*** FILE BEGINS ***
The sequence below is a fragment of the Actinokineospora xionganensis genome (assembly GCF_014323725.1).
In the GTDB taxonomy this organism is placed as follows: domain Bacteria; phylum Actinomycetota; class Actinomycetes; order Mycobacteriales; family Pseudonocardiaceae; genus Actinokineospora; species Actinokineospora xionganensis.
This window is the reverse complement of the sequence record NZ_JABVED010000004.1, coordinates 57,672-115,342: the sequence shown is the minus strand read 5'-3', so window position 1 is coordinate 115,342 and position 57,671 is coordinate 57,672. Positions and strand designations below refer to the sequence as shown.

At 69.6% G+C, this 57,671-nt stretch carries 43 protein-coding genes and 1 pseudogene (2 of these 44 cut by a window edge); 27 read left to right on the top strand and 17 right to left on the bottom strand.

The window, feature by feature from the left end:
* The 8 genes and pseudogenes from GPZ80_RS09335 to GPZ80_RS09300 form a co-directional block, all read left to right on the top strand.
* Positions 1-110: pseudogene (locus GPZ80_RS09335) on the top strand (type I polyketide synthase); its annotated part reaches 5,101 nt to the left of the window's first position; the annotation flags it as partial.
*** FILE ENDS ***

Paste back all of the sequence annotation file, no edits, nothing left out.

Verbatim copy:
The sequence below is a fragment of the Actinokineospora xionganensis genome (assembly GCF_014323725.1).
In the GTDB taxonomy this organism is placed as follows: domain Bacteria; phylum Actinomycetota; class Actinomycetes; order Mycobacteriales; family Pseudonocardiaceae; genus Actinokineospora; species Actinokineospora xionganensis.
This window is the reverse complement of the sequence record NZ_JABVED010000004.1, coordinates 57,672-115,342: the sequence shown is the minus strand read 5'-3', so window position 1 is coordinate 115,342 and position 57,671 is coordinate 57,672. Positions and strand designations below refer to the sequence as shown.

At 69.6% G+C, this 57,671-nt stretch carries 43 protein-coding genes and 1 pseudogene (2 of these 44 cut by a window edge); 27 read left to right on the top strand and 17 right to left on the bottom strand.

The window, feature by feature from the left end:
* The 8 genes and pseudogenes from GPZ80_RS09335 to GPZ80_RS09300 form a co-directional block, all read left to right on the top strand.
* Positions 1-110: pseudogene (locus GPZ80_RS09335) on the top strand (type I polyketide synthase); its annotated part reaches 5,101 nt to the left of the window's first position; the annotation flags it as partial.